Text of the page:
harass him because of his race, which began when he arrived at the FBI's Omaha office in 1983.
There is no question that the DOJ, the Attorney General, and the Director of the FBI are bound by the DOJ's decision, and that plaintiff need not relitigate his claims filed at the administrative level in order to obtain judicial enforcement of the corrective relief ordered by that decision. See, e.g., Moore v. Devine, 780 F.2d 1559, 1563 (11th Cir. 1986) (providing that "federal district courts have uniformly granted requests for enforcement of favorable final agency and EEOC decisions without requiring de novo review of the merits of the discrimination claims, unless the court has found that the relief ordered to be outside the EEOC's authority"). Summary judgment with respect to plaintiff's claim that defendants have failed to provide the relief ordered by the DOJ decision, however, is inappropriate at this juncture, because the position of the Attorney General is that all relief ordered by that decision has been provided.
To grant plaintiff's motion for partial summary judgment would be improper for another reason as well. The Attorney General objects to plaintiff's intention to use the findings contained in the DOJ's decision in support of his conspiracy claim arising out of events at the FBI's Omaha office. The Attorney General maintains that plaintiff's allegations concerning a conspiracy in Omaha are time-barred because plaintiffs filed this suit well after thirty days of plaintiff Donald Rochon's receiving notice of final agency action with respect to his Omaha administrative complaint.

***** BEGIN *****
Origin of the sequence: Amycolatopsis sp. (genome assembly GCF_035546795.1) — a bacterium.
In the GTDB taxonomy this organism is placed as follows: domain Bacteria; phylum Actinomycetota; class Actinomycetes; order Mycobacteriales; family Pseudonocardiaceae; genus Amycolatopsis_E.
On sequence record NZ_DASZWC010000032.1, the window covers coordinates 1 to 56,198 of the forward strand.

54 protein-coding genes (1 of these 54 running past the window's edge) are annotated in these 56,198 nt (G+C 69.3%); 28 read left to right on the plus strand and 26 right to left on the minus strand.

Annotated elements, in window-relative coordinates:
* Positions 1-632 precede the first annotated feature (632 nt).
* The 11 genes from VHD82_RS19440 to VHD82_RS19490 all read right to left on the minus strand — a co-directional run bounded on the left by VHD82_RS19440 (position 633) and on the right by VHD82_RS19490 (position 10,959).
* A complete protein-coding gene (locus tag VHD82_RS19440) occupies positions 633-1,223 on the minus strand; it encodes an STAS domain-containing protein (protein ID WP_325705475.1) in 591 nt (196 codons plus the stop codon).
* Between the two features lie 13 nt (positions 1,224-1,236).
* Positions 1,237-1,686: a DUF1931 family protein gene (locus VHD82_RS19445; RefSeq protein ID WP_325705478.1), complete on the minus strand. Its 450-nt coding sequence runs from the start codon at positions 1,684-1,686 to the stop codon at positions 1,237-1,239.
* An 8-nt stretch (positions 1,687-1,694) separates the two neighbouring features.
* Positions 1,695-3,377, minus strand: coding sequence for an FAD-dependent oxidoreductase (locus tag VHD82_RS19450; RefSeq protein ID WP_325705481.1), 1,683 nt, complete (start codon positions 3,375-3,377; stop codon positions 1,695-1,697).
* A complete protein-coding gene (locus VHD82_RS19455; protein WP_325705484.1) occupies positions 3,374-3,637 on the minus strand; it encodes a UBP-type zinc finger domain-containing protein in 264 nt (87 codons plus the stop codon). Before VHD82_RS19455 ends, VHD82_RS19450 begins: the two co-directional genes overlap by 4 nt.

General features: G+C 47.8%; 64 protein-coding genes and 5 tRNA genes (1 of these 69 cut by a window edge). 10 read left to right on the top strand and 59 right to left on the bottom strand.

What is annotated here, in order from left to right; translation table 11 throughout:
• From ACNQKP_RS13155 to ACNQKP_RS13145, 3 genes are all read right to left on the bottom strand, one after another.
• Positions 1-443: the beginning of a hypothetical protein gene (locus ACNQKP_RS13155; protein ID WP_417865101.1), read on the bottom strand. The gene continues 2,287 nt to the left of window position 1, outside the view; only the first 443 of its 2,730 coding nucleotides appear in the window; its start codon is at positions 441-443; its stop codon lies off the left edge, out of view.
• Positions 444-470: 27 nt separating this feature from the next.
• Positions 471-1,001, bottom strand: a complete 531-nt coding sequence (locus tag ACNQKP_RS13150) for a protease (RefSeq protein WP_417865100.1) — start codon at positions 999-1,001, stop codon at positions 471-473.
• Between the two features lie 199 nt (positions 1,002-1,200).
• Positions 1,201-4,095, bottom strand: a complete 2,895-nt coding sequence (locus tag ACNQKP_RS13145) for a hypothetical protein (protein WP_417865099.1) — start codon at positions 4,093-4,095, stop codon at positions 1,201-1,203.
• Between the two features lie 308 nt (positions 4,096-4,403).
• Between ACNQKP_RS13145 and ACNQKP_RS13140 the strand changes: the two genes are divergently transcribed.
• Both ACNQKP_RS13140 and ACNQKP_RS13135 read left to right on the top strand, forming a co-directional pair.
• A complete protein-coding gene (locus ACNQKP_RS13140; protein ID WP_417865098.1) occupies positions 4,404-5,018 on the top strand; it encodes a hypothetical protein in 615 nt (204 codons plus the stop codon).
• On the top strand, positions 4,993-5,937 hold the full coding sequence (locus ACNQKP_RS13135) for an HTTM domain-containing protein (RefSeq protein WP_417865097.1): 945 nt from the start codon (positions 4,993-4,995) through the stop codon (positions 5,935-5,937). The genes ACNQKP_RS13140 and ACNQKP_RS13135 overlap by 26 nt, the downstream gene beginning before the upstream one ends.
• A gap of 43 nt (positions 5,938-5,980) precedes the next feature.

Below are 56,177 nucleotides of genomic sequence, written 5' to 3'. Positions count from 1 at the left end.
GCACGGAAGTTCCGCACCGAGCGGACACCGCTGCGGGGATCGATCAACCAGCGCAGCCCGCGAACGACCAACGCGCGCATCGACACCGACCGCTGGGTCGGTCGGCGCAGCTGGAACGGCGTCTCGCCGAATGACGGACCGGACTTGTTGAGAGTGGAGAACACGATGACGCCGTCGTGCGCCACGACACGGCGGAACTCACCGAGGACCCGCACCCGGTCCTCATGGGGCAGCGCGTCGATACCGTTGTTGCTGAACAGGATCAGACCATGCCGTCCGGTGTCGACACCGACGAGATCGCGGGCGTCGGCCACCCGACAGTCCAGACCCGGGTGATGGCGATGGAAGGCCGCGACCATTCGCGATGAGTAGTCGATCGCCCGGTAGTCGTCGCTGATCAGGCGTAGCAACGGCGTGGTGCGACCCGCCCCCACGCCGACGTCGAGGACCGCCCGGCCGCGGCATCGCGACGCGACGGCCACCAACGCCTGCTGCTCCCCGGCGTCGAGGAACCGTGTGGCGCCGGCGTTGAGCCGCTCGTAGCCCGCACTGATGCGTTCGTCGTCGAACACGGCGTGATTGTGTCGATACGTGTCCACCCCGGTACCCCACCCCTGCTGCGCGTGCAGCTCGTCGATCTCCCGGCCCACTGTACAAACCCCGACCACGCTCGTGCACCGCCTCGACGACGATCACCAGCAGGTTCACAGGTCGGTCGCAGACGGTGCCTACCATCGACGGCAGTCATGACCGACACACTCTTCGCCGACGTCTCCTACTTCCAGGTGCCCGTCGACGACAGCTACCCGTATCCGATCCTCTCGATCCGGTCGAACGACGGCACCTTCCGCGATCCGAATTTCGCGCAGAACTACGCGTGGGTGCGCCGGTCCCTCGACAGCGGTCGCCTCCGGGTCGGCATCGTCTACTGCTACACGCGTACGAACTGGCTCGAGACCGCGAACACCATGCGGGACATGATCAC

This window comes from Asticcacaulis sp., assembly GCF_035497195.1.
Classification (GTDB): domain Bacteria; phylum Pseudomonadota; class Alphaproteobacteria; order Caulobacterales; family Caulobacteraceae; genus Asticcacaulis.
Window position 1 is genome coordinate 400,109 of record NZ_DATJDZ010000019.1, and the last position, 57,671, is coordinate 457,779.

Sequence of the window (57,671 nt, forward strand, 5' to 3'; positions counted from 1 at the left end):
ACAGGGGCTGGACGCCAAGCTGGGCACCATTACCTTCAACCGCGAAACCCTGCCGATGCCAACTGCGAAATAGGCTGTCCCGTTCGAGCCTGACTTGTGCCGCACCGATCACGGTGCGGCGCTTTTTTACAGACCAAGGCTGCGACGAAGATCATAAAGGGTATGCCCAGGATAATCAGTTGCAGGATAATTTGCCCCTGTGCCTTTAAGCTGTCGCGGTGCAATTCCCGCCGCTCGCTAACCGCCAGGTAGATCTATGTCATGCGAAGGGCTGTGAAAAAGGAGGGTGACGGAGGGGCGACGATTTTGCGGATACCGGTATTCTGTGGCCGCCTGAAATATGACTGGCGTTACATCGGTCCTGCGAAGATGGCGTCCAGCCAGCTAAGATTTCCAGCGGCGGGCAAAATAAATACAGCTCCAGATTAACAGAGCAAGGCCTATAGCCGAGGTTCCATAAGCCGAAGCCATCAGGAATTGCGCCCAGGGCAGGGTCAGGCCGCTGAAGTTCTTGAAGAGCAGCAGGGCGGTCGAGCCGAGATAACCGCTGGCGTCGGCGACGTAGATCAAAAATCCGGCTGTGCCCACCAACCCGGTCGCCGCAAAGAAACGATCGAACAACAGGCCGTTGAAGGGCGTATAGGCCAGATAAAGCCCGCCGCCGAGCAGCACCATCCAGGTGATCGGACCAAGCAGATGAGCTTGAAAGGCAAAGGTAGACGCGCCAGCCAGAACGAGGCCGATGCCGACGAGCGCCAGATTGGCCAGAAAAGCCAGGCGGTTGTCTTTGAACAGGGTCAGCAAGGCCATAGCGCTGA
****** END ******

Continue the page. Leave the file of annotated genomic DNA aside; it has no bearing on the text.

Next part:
As such, the Attorney General asks the Court to enter partial summary judgment in his favor with respect to plaintiff's claim that several white FBI agents in the Omaha office engaged in a conspiracy to racially harass him. Because plaintiff has not asserted that their time limits for filing a suit alleging a conspiracy by white FBI agents in Omaha to harass him should be subject to equitable tolling, and there is no reason apparent to the Court that such equitable tolling should take place, the Court concludes that the Attorney General is entitled to partial summary judgment with respect to the plaintiff's conspiracy claim and any other claims arising out of his employment in Omaha, with the exception of any claim seeking the enforcement of the relief ordered by the DOJ decision, because such claims are untimely.
Accordingly, it is, by the Court, this 13th day of April, 1989,
ORDERED that plaintiff Donald Rochon's motion for partial summary judgment against the Department of Justice, the Attorney General, and the Director of the Federal Bureau of Investigation with respect to his Title VII claims arising out of his employment at the Omaha Office of the Federal Bureau of Investigation shall be, and hereby is, denied; and it is
FURTHER ORDERED that the Attorney General's motion for partial summary judgment dismissing as untimely those portions of plaintiffs' complaint dealing with plaintiff Donald Rochon's Title VII claims arising out of his employment at the Omaha Office of the Federal Bureau of Investigation shall be, and hereby is, granted, with the exception of those portions of the complaint alleging that defendants have failed to comply with the remedial provisions of the August 6, 1987 decision of the Department of Justice.